Print and Go Back Dallas Mavericks [Print without images]

Saturday, December 10, 2011
Is Brendan Haywood not center of attention?

By Jeff Caplan

DALLAS -- Perhaps proclamations about Brendan Haywood stepping into starting role at center for the Dallas Mavericks came a bit prematurely after Tyson Chandler's free-agent departure.

Even if one came from the head coach.

"He’s been a starting center in this league for many many, years,"  Rick Carlisle said of Haywood. "Last year was a bit of an aberration for his career. The fact that we had him coming off the bench is one of the reasons we had such a strong club and we’ll be strong again this year, as he’s a damn good starter and Ian Mahinmi is ready to step up in the role of full-time backup."

It appears that owner Mark Cuban and president of basketball operations Donnie Nelson might not agree. Perhaps the Mavs' interest in a sign-and-trade with the Sacramento Kings for veteran center Samuel Dalembert has as much to do with uncertainty in Mahinmi fulfilling the backup role as relying on Haywood for upwards of 28 minutes a night.

Both come with their perils. For one, Mahinmi is a foul machine. In 487 minutes of playing time last season, Mahinmi managed the remarkable stat of recording nearly as many fouls (105) as rebounds (120). Then there's Haywood, whom teams love to foul because he shot about 36.2 percent from the free throw line last season. The term Hack-a-Haywood entered play more than once; tough to play him late in games if he can't buy a free throw.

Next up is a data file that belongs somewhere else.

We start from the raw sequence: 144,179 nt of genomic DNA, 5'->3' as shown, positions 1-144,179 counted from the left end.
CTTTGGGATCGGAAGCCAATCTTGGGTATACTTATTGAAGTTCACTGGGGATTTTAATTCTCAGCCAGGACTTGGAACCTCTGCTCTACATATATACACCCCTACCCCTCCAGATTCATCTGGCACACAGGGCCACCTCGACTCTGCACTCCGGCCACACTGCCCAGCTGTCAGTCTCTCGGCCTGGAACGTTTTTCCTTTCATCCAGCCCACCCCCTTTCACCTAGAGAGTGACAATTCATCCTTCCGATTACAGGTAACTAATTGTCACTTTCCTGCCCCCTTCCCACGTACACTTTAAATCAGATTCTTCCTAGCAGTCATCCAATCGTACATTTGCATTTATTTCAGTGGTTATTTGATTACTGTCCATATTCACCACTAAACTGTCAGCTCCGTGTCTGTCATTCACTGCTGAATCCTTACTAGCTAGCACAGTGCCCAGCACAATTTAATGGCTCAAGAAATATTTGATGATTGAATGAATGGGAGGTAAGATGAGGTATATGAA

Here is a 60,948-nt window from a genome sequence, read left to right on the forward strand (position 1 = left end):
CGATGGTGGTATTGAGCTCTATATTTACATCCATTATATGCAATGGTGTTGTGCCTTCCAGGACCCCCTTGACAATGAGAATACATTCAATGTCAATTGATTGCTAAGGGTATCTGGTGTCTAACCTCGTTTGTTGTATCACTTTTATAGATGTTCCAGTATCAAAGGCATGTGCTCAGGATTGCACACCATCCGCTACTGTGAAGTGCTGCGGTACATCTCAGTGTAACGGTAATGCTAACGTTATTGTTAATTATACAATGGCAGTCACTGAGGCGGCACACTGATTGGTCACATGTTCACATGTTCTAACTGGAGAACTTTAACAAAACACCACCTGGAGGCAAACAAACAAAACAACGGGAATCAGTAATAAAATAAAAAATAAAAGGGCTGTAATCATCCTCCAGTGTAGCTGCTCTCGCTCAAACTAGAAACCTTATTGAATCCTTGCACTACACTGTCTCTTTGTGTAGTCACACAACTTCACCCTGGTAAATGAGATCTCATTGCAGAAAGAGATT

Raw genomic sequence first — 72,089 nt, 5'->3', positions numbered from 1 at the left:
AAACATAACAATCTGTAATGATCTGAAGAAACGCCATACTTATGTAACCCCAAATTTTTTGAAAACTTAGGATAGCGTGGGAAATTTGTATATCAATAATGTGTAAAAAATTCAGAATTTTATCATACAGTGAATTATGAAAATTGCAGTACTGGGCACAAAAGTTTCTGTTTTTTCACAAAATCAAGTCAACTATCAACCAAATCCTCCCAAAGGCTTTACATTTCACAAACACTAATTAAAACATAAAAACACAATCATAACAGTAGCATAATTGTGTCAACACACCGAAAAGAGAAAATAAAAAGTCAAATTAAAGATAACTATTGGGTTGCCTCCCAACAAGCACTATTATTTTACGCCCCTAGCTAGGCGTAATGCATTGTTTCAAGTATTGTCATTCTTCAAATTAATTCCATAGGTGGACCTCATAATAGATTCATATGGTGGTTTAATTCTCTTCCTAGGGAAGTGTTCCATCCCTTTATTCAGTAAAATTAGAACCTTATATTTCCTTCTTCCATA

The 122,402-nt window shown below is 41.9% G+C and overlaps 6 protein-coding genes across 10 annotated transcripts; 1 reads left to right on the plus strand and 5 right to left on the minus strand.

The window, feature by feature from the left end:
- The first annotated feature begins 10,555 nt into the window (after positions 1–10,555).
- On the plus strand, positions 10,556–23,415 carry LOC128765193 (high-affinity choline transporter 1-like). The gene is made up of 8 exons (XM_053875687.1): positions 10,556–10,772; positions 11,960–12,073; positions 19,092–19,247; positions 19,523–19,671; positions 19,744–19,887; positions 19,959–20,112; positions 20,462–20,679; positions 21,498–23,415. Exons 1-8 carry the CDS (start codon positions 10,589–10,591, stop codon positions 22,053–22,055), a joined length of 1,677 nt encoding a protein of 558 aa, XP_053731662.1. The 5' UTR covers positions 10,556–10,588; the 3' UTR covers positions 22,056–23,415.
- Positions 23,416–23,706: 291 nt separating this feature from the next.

The Bucks benefited from the tactic almost exactly a year ago on Dec. 13. Haywood clunked four freebies in the fourth quarter and Milwaukee snapped the Mavs' win streak at a dozen.

Big men brick free throws all over the league, including the most coveted big man of all, Dwight Howard, who is a 59.6-percent career foul shooter. Dalembert, steady if never spectacular in his nine-year career, has shot above 70 percent from the line in each of his last six seasons.

According to's Marc Stein, the Houston Rockets are the Mavs' main competition for the free agent Dalembert, with the Rockets prepared to make a multiyear offer in a sign-and-trade if their bid for Denver's Nene fails. The Mavs are interested in a lucrative one-year deal.

Signing Dalembert won't replace the emotional and, as Carlisle often said last season, the "spiritual" void left by Chandler, but it would give the Mavs a solid tag-team. Haywood and Dalembert combined to average 12.5 points and 13.4 rebounds last season with Haywood posting career-low numbers, as it took him some time to come to grips with backing up Chandler.

Still, Haywood came around and put together a pretty good postseason until a hip injury ran him out of the Finals.

One might wonder how Haywood would handle a bench job for a second time after thinking he was the man. Dalembert seemingly would expect to be the starter or why not prefer Houston? If the Mavs do land Dalembert and want him to start, they can simply tell Haywood that he's got a championship ring and 7.6 million reasons this season to keep on being a team player.